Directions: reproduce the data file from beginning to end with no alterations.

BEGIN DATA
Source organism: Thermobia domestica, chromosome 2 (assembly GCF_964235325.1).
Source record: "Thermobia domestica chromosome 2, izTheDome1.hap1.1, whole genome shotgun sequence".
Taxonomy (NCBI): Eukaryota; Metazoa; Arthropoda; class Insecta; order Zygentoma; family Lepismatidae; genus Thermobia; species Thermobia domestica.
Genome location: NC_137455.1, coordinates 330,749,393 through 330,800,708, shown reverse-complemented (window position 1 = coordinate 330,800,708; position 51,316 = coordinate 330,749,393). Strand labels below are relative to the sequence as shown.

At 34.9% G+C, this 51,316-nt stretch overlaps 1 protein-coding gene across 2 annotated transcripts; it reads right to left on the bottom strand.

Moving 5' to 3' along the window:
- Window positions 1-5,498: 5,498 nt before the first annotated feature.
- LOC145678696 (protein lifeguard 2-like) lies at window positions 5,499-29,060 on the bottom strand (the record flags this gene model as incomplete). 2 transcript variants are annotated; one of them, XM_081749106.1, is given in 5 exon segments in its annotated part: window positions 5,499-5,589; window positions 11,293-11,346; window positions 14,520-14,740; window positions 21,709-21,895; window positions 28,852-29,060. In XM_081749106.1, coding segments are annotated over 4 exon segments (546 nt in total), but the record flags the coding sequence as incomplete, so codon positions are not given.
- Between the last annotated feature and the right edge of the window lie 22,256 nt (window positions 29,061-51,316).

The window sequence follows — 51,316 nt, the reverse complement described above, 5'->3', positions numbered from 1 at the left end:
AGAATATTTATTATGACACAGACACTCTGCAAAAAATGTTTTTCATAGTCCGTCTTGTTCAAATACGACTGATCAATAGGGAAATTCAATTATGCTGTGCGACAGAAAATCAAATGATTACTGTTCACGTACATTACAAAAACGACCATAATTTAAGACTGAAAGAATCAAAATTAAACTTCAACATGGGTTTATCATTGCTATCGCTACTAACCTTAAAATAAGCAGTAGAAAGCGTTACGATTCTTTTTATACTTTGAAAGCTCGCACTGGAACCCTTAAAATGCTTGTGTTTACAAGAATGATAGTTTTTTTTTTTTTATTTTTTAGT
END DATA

Source organism: Thermobia domestica, chromosome 2 (assembly GCF_964235325.1).
Source record: "Thermobia domestica chromosome 2, izTheDome1.hap1.1, whole genome shotgun sequence".
Taxonomy (NCBI): Eukaryota; Metazoa; Arthropoda; class Insecta; order Zygentoma; family Lepismatidae; genus Thermobia; species Thermobia domestica.
Genome location: NC_137455.1, coordinates 330,749,393 through 330,800,708, shown reverse-complemented (window position 1 = coordinate 330,800,708; position 51,316 = coordinate 330,749,393). Strand labels below are relative to the sequence as shown.

At 34.9% G+C, this 51,316-nt stretch overlaps 1 protein-coding gene across 2 annotated transcripts; it reads right to left on the bottom strand.

Moving 5' to 3' along the window:
- Window positions 1-5,498: 5,498 nt before the first annotated feature.
- LOC145678696 (protein lifeguard 2-like) lies at window positions 5,499-29,060 on the bottom strand (the record flags this gene model as incomplete). 2 transcript variants are annotated; one of them, XM_081749106.1, is given in 5 exon segments in its annotated part: window positions 5,499-5,589; window positions 11,293-11,346; window positions 14,520-14,740; window positions 21,709-21,895; window positions 28,852-29,060. In XM_081749106.1, coding segments are annotated over 4 exon segments (546 nt in total), but the record flags the coding sequence as incomplete, so codon positions are not given.
- Between the last annotated feature and the right edge of the window lie 22,256 nt (window positions 29,061-51,316).

The window sequence follows — 51,316 nt, the reverse complement described above, 5'->3', positions numbered from 1 at the left end:
AGAATATTTATTATGACACAGACACTCTGCAAAAAATGTTTTTCATAGTCCGTCTTGTTCAAATACGACTGATCAATAGGGAAATTCAATTATGCTGTGCGACAGAAAATCAAATGATTACTGTTCACGTACATTACAAAAACGACCATAATTTAAGACTGAAAGAATCAAAATTAAACTTCAACATGGGTTTATCATTGCTATCGCTACTAACCTTAAAATAAGCAGTAGAAAGCGTTACGATTCTTTTTATACTTTGAAAGCTCGCACTGGAACCCTTAAAATGCTTGTGTTTACAAGAATGATAGTTTTTTTTTTTTTATTTTTTAGT